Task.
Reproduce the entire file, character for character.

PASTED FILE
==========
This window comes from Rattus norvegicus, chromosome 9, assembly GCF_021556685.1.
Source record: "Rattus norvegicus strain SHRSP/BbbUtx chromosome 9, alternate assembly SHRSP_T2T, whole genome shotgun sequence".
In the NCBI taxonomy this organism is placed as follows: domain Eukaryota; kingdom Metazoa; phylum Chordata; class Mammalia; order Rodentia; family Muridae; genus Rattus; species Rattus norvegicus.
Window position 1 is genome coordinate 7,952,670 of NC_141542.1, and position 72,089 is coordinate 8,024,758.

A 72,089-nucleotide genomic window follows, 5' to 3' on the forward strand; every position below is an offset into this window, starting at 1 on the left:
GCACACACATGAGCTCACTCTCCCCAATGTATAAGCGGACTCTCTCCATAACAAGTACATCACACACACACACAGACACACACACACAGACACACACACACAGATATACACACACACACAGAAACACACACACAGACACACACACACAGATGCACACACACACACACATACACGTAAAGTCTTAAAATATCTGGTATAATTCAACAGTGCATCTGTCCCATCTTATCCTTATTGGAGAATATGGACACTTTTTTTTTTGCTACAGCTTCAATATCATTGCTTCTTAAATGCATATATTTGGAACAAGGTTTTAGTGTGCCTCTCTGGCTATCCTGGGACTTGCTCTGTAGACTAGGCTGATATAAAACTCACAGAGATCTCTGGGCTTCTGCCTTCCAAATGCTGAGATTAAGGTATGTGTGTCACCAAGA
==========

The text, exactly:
This window comes from Rattus norvegicus, chromosome 9, assembly GCF_021556685.1.
Source record: "Rattus norvegicus strain SHRSP/BbbUtx chromosome 9, alternate assembly SHRSP_T2T, whole genome shotgun sequence".
In the NCBI taxonomy this organism is placed as follows: domain Eukaryota; kingdom Metazoa; phylum Chordata; class Mammalia; order Rodentia; family Muridae; genus Rattus; species Rattus norvegicus.
Window position 1 is genome coordinate 7,952,670 of NC_141542.1, and position 72,089 is coordinate 8,024,758.

A 72,089-nucleotide genomic window follows, 5' to 3' on the forward strand; every position below is an offset into this window, starting at 1 on the left:
GCACACACATGAGCTCACTCTCCCCAATGTATAAGCGGACTCTCTCCATAACAAGTACATCACACACACACACAGACACACACACACAGACACACACACACAGATATACACACACACACAGAAACACACACACAGACACACACACACAGATGCACACACACACACACATACACGTAAAGTCTTAAAATATCTGGTATAATTCAACAGTGCATCTGTCCCATCTTATCCTTATTGGAGAATATGGACACTTTTTTTTTTGCTACAGCTTCAATATCATTGCTTCTTAAATGCATATATTTGGAACAAGGTTTTAGTGTGCCTCTCTGGCTATCCTGGGACTTGCTCTGTAGACTAGGCTGATATAAAACTCACAGAGATCTCTGGGCTTCTGCCTTCCAAATGCTGAGATTAAGGTATGTGTGTCACCAAGA